Life-size LEGO bricks will be built from recycled waste

Brunel University London has launched a new project to 3D print LEGO-style bricks from recycled construction waste.

These life-size LEGO bricks will be used in a tight, interlocking pattern to build new buildings, working in much the same way as regular LEGO does. The engineers working on the DigiMat project aim to develop an innovative cement mix that will be used to build the eco-friendly bricks.

The project was backed with funding from the EU Commission. The goal of the engineers is to find a way to reduce waste in the construction industry, which is one of the most polluting sectors in the world. Each ton of traditional cement produces up to 0.85 tonnes of carbon dioxide. These LEGO-style bricks would be a clean and affordable solution that simultaneously reduces construction waste.

“Nearly half of all materials extracted from Earth annually are used in concrete,” said Dr Ghaffar, who leads the Additive Manufacturing Technology in Construction (AMTC) research group. “Our objective is to decrease the CO2 footprint of printed products against traditional virgin concrete and cementitious mortars, through the development of printable mixtures that will use up to 100% recycled aggregates.”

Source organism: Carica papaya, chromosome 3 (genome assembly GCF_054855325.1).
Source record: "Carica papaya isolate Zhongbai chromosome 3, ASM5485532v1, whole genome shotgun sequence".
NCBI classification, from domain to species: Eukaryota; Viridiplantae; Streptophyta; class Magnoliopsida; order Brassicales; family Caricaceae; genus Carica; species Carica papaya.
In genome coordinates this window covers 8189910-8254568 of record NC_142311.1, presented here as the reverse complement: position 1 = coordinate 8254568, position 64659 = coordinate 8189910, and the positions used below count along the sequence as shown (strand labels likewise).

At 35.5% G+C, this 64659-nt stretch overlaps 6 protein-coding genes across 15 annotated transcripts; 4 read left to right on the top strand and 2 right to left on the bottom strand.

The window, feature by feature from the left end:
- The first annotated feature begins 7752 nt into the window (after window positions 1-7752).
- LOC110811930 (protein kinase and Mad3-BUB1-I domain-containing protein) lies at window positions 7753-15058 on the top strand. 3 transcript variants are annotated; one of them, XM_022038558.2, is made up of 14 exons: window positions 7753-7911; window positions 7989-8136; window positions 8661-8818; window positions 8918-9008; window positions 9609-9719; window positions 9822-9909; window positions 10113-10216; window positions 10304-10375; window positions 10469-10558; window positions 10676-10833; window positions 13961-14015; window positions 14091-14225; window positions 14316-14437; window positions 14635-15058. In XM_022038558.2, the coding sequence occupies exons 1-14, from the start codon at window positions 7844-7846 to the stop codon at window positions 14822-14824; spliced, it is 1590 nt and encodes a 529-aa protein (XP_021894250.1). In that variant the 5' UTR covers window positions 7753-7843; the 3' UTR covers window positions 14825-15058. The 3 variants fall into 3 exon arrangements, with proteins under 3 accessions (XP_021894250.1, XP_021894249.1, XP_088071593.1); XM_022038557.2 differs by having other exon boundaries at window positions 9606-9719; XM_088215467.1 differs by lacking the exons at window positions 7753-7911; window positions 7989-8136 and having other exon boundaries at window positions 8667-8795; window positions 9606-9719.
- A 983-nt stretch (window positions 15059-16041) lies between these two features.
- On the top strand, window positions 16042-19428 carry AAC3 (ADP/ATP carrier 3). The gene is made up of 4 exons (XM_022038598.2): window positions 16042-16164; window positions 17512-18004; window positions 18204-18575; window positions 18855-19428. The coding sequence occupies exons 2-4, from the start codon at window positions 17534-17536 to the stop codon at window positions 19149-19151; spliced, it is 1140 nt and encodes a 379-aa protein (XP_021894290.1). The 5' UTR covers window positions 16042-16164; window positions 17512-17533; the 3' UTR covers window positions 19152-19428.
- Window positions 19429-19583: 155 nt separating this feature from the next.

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The end result of the project will hopefully be a demonstration of the team’s technology, where they will print out a series of 50cm by 50cm recycled bricks. These square bricks will then be able to slot together in an interlocking wall, similar to those you will know from LEGO builds.

“Demonstration projects built over the past few years have shown both the viability and potentials of 3D printing technologies, however, these projects have used conventional raw materials in their concrete feedstock,” said project lead Dr Seyed Ghaffar. “The use of recycled waste-driven secondary raw materials to replace virgin aggregates for 3D printing of a building block has not yet been done, but we hope to demonstrate it with this project.”

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